What impact has your innovation had to date? Exactly who are the beneficiaries of your innovation?
To date, well over 650,000 youth, educators, researchers, and other online gamers have played Ayiti on the web, brought it into their classrooms, or studied its impact. As a result, the game is both educating players about the complex relationship between poverty and community health and presenting people with an innovative model for raising awareness about critical global issues.
As the first youth-created educational game of professional quality, Ayiti has received considerable attention from the press, gaming organizations, and online gamers themselves. Ayiti has been mentioned or featured by New York 1, Voice of America, The Associated Press, Chronicle of Philanthropy, and Marie Claire, among others.
Since it was launched in 2006, the game has received prestigious awards for its achievements, including the “GaCha” Award for Best Awareness Raising Game at the Fourth Annual Games4Change festival and selection as an Adobe Listen Up! outstanding program.
How many people have you served directly?
Since the P4K program was launched in 2005, over 40 youth have been extensively involved in the creation of online games like Ayiti, providing them the unique opportunity to learn invaluable technological skills and an extensive understanding of global issues.
Over the course of the year, the students in the program are involved in weekly intensive and interactive after school workshops (including some half-day sessions), divided into four sections: Recruitment and Training, Learning about Game Design and Global Issues, Building the Game, and Launching the Game. Students participate in workshops on such global issues as Defining Human Rights, Racism, Health, Education, and Children’s Rights to prepare them for selecting an issue on which to focus their game. Students also participate in workshops related to gaming issues, such as Developing a Common Definition for Games, Understanding the Iterative Design Process, and The Concepts of Rules and Play.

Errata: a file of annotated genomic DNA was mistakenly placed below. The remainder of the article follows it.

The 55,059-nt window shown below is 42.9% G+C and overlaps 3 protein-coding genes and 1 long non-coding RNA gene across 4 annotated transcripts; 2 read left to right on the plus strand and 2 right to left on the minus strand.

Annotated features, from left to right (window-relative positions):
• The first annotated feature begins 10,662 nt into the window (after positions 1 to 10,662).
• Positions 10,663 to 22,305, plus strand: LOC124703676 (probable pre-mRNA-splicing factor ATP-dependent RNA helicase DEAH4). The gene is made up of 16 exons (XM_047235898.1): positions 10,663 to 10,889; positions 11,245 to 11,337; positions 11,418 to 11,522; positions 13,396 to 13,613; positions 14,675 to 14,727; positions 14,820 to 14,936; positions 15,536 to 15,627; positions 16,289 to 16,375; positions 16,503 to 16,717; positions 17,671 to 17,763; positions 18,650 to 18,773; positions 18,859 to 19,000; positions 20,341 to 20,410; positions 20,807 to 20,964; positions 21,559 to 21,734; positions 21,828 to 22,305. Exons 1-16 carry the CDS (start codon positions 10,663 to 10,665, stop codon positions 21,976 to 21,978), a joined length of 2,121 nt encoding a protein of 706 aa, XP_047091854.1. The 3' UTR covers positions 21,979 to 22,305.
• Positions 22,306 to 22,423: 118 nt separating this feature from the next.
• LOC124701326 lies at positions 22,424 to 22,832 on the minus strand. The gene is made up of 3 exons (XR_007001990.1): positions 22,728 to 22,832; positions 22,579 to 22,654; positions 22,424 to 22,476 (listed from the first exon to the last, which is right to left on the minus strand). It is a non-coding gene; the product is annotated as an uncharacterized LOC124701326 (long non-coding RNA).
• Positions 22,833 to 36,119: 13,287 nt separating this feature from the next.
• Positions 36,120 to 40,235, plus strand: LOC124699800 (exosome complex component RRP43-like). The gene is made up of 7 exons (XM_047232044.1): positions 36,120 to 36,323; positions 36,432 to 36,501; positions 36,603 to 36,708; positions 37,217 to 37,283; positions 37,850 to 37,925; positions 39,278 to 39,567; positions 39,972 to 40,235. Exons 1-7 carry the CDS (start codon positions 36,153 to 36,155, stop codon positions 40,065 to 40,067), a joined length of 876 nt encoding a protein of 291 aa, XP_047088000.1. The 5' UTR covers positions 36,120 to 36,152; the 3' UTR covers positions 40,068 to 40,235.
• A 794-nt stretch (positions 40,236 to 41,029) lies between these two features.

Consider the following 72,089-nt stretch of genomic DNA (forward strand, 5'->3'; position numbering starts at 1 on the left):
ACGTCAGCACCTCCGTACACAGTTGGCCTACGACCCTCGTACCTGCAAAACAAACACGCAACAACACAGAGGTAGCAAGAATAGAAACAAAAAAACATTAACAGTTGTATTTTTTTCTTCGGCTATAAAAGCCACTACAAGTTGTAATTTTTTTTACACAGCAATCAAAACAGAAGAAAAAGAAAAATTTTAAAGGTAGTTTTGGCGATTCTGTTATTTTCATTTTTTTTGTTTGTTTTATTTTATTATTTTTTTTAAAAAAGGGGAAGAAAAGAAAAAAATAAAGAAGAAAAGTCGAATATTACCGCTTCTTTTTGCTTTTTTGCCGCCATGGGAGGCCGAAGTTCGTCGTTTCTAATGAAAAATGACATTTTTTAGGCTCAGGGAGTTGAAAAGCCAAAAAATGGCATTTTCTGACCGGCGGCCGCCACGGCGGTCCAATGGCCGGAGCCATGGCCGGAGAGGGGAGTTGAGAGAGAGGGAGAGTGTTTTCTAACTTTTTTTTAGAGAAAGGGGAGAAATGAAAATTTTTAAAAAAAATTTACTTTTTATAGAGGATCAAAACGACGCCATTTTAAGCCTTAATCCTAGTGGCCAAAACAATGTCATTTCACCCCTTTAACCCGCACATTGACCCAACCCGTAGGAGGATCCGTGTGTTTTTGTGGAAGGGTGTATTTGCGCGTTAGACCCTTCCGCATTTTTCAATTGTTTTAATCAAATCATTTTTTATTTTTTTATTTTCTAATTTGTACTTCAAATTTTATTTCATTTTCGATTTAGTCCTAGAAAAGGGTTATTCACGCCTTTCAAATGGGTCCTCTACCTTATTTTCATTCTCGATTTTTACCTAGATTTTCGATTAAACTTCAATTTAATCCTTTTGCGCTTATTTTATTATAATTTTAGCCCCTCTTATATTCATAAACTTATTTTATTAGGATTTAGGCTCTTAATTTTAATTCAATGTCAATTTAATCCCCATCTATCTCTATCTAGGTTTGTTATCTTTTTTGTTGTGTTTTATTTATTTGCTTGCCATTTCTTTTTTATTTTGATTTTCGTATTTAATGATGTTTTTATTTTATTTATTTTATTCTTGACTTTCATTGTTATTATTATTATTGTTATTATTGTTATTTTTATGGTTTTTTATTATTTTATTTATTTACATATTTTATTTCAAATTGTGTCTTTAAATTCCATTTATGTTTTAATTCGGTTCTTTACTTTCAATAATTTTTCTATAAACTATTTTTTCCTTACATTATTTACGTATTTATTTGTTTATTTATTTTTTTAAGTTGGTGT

How many people have you served indirectly?
As mentioned earlier, more than 650,000 people have played Ayiti. Global Kids developed the game as a serious learning tool that educators and youth workers can use in their classrooms and also distributed it with two high quality lessons for use in classrooms or programs. The first workshop and lesson plan is designed as a tool for helping youth process their experience after playing the game, while the second workshop and accompanying lesson plan can be conducted either before playing the game, as a way to introduce students to the game's issues, or after playing the game, as a way to help them better understand the links between poverty and access to education.
In addition, through GK’s presentations at conferences and publications about our work, our organization has informed over 1,500 educators, researchers, and other people, with thousands more reading about our work in the press.